The Franciscan monastery is still at the heart of the old part of the city, as is the triangular main piazza, where a market has been running more or less continuously for centuries serving the nearby castle communities and hamlets. The piazza is fronted by numerous medieval aged buildings, including the 11th century Chiesa Santa Croce which was rebuilt in 1325 after being burned to the ground, along with the rest of the town, by the Duke of Lucca, Castruccio Castracani. After further renovation, the church, which houses paintings of the school of Fra Angelico, now features a neo-classical facade and houdes a small museum of religious art.
In the piazza there is also a monument to the discoverer of New York harbor, Giovanni da Verrazzano (1485-1528), who was born nearby.

The road that leads to Greve in Chianti is plotted with historic residences and castles which have been transformed into wine vaults. You find for example the Castello di Vicchiomaggio, from the 13th century which was transformed into a villa in the 16th century, the Castello di Uzzano and the Castello di Verrazzano, a villa/farm which was the home of the family of Giovanni da Verrazzano, a navigator from Greve who discovered the Hudson Bay, where New York now is situated.

At 2 km from the centre of Greve is the castle of Verrazzano, sitting on a 348 m-high hill. Built probably by the Lombards, it was a possession of the explorer's family, and in the 17th century was turned into a villa. Of the 13th century manor a tower remains.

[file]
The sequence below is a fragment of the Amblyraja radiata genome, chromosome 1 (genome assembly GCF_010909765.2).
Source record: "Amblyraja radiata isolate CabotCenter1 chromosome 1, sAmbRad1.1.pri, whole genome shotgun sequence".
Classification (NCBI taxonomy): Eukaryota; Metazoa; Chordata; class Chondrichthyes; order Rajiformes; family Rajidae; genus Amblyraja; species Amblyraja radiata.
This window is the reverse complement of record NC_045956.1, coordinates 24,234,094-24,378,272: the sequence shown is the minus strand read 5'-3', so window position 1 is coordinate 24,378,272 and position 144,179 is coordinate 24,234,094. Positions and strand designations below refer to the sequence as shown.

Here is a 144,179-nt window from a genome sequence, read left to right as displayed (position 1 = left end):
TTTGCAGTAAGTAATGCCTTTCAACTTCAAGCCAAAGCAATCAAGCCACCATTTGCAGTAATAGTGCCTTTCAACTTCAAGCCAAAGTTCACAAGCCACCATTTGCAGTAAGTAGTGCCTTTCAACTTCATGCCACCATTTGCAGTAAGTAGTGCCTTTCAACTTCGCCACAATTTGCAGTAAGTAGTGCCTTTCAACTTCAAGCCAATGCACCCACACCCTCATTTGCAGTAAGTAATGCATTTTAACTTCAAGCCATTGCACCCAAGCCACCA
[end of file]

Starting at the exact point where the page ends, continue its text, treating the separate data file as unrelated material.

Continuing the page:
A nice itinerary in the surroundings of Greve in Chianti starts at Strada and goes to La Panca, immerged among a lovely landscape and majestic architectonic buildings. Stop at Castello di Sezzate. The Borgo di Cintola still preserves its aspect from the 13th century. From here you reach the imposing Vallombrosian Abbey Montescalari, today transformed into a farm.
A nice excursion from Greve in Chianti is the one to Monte San Michele, the highest mountain in the Chianti region and often is covered with snow in wintertime. The forests of San Michele are protected and offers lots of tracking paths and areas suited for picnics, a running path and a small hotel-restaurant where you can taste the typical dishes of the Chianti region.

The 1993 romantic comedy film Much ado about nothing, directed by Kenneth Branagh and based onWilliam Shakesperare’s play, is entirely set in VillaVignamaggio in Greve in Chianti, Tuscany.


Pieve di San Cresci